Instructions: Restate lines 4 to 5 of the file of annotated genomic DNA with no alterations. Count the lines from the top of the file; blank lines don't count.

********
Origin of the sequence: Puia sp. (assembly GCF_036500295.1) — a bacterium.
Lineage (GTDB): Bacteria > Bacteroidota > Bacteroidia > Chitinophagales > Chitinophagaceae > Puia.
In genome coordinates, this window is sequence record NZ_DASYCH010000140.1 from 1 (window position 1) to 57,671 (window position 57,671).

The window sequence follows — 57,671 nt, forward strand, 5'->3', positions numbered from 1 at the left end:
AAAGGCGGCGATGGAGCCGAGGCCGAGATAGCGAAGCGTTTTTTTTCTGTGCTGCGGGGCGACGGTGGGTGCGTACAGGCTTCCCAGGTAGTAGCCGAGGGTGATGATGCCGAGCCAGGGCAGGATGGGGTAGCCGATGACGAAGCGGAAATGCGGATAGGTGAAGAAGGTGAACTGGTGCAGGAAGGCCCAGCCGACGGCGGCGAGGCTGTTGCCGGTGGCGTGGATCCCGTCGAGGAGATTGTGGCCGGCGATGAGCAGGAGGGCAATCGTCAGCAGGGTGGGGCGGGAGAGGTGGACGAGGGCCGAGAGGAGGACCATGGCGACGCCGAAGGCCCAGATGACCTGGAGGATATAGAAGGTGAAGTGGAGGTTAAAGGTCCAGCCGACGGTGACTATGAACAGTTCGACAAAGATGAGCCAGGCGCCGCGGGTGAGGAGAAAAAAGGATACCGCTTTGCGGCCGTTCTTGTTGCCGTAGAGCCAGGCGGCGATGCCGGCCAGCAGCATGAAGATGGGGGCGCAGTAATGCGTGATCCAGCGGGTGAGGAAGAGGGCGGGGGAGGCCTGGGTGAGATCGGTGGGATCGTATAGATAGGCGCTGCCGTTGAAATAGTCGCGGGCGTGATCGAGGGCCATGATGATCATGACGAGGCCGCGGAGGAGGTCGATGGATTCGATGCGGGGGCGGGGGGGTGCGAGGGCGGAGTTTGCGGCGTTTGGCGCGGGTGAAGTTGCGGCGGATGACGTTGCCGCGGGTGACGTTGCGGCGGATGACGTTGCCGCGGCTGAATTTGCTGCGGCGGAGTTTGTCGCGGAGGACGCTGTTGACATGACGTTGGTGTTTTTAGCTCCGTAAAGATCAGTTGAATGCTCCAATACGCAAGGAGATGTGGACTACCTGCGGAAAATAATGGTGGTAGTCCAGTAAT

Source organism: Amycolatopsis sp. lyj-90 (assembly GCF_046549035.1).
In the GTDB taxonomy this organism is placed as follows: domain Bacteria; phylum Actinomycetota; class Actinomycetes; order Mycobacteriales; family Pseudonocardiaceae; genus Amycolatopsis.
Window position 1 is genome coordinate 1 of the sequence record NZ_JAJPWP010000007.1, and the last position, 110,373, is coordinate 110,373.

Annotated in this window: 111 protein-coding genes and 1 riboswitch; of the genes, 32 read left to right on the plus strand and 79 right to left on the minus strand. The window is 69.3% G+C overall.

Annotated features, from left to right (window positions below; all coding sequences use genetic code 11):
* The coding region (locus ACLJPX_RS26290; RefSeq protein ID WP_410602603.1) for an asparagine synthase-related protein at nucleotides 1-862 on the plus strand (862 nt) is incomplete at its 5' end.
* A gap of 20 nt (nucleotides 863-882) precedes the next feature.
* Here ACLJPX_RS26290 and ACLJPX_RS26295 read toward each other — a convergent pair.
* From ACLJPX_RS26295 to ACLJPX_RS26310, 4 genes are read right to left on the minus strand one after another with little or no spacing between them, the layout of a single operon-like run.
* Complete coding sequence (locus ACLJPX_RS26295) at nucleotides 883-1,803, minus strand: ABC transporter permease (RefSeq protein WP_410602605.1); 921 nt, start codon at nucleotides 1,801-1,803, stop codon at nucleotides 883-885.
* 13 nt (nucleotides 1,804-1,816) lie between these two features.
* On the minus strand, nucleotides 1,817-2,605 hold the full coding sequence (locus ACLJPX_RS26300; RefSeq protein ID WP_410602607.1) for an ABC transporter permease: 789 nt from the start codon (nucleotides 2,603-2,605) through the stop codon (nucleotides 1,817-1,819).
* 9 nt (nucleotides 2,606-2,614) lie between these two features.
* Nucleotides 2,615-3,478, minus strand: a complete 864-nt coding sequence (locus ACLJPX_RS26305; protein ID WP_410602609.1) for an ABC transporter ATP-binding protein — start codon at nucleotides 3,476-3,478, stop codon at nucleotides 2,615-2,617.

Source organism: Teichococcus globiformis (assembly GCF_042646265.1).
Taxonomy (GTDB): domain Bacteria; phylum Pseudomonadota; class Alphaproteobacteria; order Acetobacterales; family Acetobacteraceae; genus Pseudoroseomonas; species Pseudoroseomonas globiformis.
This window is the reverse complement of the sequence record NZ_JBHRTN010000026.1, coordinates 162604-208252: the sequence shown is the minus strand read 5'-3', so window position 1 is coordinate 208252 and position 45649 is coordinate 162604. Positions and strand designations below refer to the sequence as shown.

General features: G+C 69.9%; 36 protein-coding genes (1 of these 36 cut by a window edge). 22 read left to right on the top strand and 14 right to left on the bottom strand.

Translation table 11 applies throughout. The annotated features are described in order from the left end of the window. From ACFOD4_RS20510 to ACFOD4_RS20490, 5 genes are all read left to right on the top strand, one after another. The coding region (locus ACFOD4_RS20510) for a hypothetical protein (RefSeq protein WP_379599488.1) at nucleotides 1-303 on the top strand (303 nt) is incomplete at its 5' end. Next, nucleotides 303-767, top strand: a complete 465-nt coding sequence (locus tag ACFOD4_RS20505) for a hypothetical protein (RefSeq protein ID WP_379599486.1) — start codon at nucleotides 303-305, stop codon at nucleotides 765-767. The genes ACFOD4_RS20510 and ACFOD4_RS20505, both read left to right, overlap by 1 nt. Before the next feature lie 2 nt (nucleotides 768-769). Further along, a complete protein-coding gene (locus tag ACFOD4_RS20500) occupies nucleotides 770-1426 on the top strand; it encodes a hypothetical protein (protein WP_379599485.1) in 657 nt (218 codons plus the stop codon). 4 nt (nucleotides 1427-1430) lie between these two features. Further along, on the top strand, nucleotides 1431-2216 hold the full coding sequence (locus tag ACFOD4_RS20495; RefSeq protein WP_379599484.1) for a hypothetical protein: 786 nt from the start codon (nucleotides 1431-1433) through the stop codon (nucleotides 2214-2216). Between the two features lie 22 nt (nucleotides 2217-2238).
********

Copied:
The window sequence follows — 57,671 nt, forward strand, 5'->3', positions numbered from 1 at the left end:
AAAGGCGGCGATGGAGCCGAGGCCGAGATAGCGAAGCGTTTTTTTTCTGTGCTGCGGGGCGACGGTGGGTGCGTACAGGCTTCCCAGGTAGTAGCCGAGGGTGATGATGCCGAGCCAGGGCAGGATGGGGTAGCCGATGACGAAGCGGAAATGCGGATAGGTGAAGAAGGTGAACTGGTGCAGGAAGGCCCAGCCGACGGCGGCGAGGCTGTTGCCGGTGGCGTGGATCCCGTCGAGGAGATTGTGGCCGGCGATGAGCAGGAGGGCAATCGTCAGCAGGGTGGGGCGGGAGAGGTGGACGAGGGCCGAGAGGAGGACCATGGCGACGCCGAAGGCCCAGATGACCTGGAGGATATAGAAGGTGAAGTGGAGGTTAAAGGTCCAGCCGACGGTGACTATGAACAGTTCGACAAAGATGAGCCAGGCGCCGCGGGTGAGGAGAAAAAAGGATACCGCTTTGCGGCCGTTCTTGTTGCCGTAGAGCCAGGCGGCGATGCCGGCCAGCAGCATGAAGATGGGGGCGCAGTAATGCGTGATCCAGCGGGTGAGGAAGAGGGCGGGGGAGGCCTGGGTGAGATCGGTGGGATCGTATAGATAGGCGCTGCCGTTGAAATAGTCGCGGGCGTGATCGAGGGCCATGATGATCATGACGAGGCCGCGGAGGAGGTCGATGGATTCGATGCGGGGGCGGGGGGGTGCGAGGGCGGAGTTTGCGGCGTTTGGCGCGGGTGAAGTTGCGGCGGATGACGTTGCCGCGGGTGACGTTGCGGCGGATGACGTTGCCGCGGCTGAATTTGCTGCGGCGGAGTTTGTCGCGGAGGACGCTGTTGACATGACGTTGGTGTTTTTAGCTCCGTAAAGATCAGTTGAATGCTCCAATACGCAAGGAGATGTGGACTACCTGCGGAAAATAATGGTGGTAGTCCAGTAAT